Newgarden makes costly mistake at Honda Indy 200 at Mid-Ohio

0 Comments

STEAM CORNERS, Ohio – Josef Newgarden made a major error on the final lap of Sunday’s Honda Indy 200 at Mid-Ohio and that mistake proved costly in his quest for the 2019 NTT IndyCar Series championship.

The Team Penske driver was set to finish fourth in Sunday’s 90-lap contest when he saw an opening entering the Turn 2 area of the road course, known as the “Keyhole.” Ryan Hunter-Reay’s Honda was stacked up in pursuit of the lead two cars driven by the leader, Scott Dixon, and rookie driver Felix Rosenqvist.

Newgarden knew Dixon’s lap times were falling off dramatically as his tire grip deteriorated and he believed he could win the race on the final lap.

Instead, Newgarden’s Chevrolet banged into the side of Hunter-Reay’s Honda, sending the 2017 IndyCar Series champion off course. The engine stalled, lost power and Newgarden’s race was over.

“I’m not really sure what Josef (Newgarden) was thinking there doing that,” Hunter-Reay said afterwards. “He tried to go around the outside, and the line through that corner is that you do a diamond and you come back to the apex, so he had to expect I was coming back at some point, and then just shoved his nose in there.

“I don’t know, with the championship like that, leader, totally baffled me. I’m just glad it didn’t cut down our right rear tire after fighting like that all day.”

Dixon went on to win the race followed by Felix Rosenqvist, just 0.0934-of-a-second behind in one of the closest finishes in the history of the Mid-Ohio Sports Car Course.

Hunter-Reay finished third followed by Team Penske’s Will Power and Alexander Rossi of Andretti Autosport fifth.

Newgarden finished 14th, the first car one lap down as his car was stranded off course. Add it all up and Newgarden’s 29-point lead in the standings is now just 16 points over Rossi heading into a two-weekend break in the schedule.

“It could have been a really good day and I just forced the issue on something that was real low reward; and high risk,” Newgarden told NBC Sports.com after a lengthy consultation with his race engineer, Gavin Newsom. “You see what happened on the risk side of it. It ended up dropping us out of points.

“It was a silly error to make on a day where we could have had fourth-place points. It’s a shame. We go on to the next one.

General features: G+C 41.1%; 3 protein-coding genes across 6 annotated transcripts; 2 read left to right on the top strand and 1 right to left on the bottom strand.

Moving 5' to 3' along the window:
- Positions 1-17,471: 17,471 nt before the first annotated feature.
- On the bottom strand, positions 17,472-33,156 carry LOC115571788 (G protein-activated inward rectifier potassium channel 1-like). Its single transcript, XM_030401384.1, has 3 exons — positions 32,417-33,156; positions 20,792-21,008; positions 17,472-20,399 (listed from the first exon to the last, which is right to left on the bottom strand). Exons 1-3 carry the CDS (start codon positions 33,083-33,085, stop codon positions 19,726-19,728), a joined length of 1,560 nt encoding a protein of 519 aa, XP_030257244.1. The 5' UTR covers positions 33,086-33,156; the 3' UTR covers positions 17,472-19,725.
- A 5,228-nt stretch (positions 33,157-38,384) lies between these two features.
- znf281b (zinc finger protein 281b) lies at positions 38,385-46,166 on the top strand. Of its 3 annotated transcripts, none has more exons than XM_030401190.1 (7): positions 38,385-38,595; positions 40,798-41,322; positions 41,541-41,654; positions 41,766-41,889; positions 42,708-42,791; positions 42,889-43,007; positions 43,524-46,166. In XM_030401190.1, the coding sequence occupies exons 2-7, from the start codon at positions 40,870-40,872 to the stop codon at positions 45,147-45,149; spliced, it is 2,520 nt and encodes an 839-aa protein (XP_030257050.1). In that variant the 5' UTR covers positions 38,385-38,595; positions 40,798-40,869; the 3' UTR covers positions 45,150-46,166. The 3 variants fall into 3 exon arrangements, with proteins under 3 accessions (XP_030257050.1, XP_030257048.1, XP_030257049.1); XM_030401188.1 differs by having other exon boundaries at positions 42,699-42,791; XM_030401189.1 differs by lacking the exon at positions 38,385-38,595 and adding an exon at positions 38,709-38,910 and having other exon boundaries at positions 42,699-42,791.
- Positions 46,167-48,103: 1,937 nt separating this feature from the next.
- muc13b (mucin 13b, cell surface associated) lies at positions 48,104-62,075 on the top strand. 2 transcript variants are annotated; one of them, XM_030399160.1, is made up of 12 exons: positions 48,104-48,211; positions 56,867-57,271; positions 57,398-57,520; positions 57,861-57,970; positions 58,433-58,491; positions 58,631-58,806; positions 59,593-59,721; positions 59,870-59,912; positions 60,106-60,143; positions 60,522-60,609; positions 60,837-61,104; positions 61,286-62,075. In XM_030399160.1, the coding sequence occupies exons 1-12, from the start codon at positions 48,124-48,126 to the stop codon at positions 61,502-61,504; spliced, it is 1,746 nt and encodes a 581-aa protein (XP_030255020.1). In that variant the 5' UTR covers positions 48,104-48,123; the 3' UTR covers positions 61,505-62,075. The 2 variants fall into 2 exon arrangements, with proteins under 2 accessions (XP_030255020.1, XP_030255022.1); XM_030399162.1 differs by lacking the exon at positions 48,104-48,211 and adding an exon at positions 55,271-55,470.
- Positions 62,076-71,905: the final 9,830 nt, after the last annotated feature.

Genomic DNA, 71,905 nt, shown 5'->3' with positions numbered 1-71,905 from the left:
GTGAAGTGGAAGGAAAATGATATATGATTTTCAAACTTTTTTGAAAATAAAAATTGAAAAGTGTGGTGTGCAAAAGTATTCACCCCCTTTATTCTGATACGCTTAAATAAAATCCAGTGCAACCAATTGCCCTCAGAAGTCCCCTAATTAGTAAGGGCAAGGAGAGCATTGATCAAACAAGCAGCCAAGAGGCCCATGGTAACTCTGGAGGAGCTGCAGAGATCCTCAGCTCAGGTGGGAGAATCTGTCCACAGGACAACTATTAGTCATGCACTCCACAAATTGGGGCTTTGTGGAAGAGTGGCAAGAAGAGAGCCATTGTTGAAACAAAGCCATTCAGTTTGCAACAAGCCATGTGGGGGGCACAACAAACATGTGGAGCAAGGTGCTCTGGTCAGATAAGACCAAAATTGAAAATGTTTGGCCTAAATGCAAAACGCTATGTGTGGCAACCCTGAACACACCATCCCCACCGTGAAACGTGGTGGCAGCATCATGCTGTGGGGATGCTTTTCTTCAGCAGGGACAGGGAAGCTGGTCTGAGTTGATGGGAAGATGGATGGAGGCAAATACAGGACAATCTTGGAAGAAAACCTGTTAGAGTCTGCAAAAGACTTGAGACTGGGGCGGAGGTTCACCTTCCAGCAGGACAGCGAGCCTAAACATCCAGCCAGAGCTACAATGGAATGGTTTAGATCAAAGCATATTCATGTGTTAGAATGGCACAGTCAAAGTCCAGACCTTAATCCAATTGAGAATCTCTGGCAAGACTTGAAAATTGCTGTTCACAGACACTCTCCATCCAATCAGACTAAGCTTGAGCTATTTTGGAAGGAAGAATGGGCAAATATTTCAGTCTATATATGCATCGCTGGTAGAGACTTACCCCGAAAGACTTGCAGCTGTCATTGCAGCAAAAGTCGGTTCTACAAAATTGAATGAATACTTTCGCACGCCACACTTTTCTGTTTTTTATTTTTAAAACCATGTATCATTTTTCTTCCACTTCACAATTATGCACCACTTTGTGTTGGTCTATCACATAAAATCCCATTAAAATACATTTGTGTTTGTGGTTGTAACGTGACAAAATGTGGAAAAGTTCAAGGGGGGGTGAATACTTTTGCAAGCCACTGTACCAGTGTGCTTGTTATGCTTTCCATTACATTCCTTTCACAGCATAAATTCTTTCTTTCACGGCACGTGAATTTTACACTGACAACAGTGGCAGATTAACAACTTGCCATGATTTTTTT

“It’s always tough when you make an error.”

Newgarden said he had a run on Hunter-Reay and that created an opportunity.

“I thought he was going to go a bit wider when I tried to brake on the outside, I tried the over-under, he didn’t go as wide as I thought and he made contact,” said Newgarden, who led 11 laps in the race. “I lost the engine. It was as simple as that.

“It wasn’t wise. It wasn’t wise for sure. It certainly hurts. It doesn’t help.”

Newgarden said he will re-set and move on to the next race. But that isn’t until August 18 in the ABC Supply 500 at Pocono Raceway.

Newgarden is a racer and it’s not in a racer’s mentality to just “settle for fourth.” He saw an opening and went for it.

“My instinct is always to go for it,” Newgarden said. “It’s not always the right instinct, but it is my natural instinct.

“Poor decision, probably. I was just trying to get on the podium. I just got inside of him, and lost power — it pushed me around and I lost power” on edge of track.

“I made a mistake. Don’t do it again. That’s all you tell yourself.

“We still have four races to go. Long journey.”

 

Lessons learned in three rounds of Extreme E pay huge dividends in the Copper X Prix for Tanner Foust

Foust Copper X Prix
McLaren Racing
0 Comments

To paraphrase the Grateful Dead, what a long, unique trip it’s been for Tanner Foust in his first season with the Extreme E series as he took his early season lessons to Chile to compete in the Copper X Prix. And he’s learned his lessons well.

In February, McLaren announced they would expand their motorsports program with an Extreme E entry. They signed two talented rally drivers in Foust and Emma Gilmour – and paired them for the opening round in Neom, Saudi Arabia with just a few days of testing under their belts. Baked by the Arabian desert sun, it was trial by fire.

The duo performed well in their debut, advancing into the final round and finishing fifth. As Extreme E headed to another desert halfway across the globe for Round 4, it was a good time to catch up with Foust and ask about McLaren’s progress. The Copper X Prix was held this past weekend in one of the most extreme regions in the world: the Atacama Desert.

MORE: McLaren considering Kyle Busch for Indy 500